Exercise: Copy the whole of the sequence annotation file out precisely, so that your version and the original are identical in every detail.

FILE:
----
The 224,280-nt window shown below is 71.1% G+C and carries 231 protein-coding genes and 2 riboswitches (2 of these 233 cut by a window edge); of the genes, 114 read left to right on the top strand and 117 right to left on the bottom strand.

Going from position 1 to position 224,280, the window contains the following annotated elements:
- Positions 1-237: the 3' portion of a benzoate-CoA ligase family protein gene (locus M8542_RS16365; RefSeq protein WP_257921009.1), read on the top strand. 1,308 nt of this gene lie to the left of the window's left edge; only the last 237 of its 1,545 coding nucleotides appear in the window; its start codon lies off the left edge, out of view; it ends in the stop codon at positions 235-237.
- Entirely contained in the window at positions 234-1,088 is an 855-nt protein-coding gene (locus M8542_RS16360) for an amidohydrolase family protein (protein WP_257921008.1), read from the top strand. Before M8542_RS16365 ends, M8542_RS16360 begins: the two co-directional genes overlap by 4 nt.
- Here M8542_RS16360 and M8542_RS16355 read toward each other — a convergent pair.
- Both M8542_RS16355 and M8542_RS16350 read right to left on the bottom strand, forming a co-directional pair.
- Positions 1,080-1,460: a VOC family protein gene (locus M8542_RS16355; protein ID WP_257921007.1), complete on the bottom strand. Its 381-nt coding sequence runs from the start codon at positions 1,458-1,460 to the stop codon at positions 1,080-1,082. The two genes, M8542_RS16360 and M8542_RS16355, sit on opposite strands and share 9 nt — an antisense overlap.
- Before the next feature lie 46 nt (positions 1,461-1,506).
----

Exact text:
The 224,280-nt window shown below is 71.1% G+C and carries 231 protein-coding genes and 2 riboswitches (2 of these 233 cut by a window edge); of the genes, 114 read left to right on the top strand and 117 right to left on the bottom strand.

Going from position 1 to position 224,280, the window contains the following annotated elements:
- Positions 1-237: the 3' portion of a benzoate-CoA ligase family protein gene (locus M8542_RS16365; RefSeq protein WP_257921009.1), read on the top strand. 1,308 nt of this gene lie to the left of the window's left edge; only the last 237 of its 1,545 coding nucleotides appear in the window; its start codon lies off the left edge, out of view; it ends in the stop codon at positions 235-237.
- Entirely contained in the window at positions 234-1,088 is an 855-nt protein-coding gene (locus M8542_RS16360) for an amidohydrolase family protein (protein WP_257921008.1), read from the top strand. Before M8542_RS16365 ends, M8542_RS16360 begins: the two co-directional genes overlap by 4 nt.
- Here M8542_RS16360 and M8542_RS16355 read toward each other — a convergent pair.
- Both M8542_RS16355 and M8542_RS16350 read right to left on the bottom strand, forming a co-directional pair.
- Positions 1,080-1,460: a VOC family protein gene (locus M8542_RS16355; protein ID WP_257921007.1), complete on the bottom strand. Its 381-nt coding sequence runs from the start codon at positions 1,458-1,460 to the stop codon at positions 1,080-1,082. The two genes, M8542_RS16360 and M8542_RS16355, sit on opposite strands and share 9 nt — an antisense overlap.
- Before the next feature lie 46 nt (positions 1,461-1,506).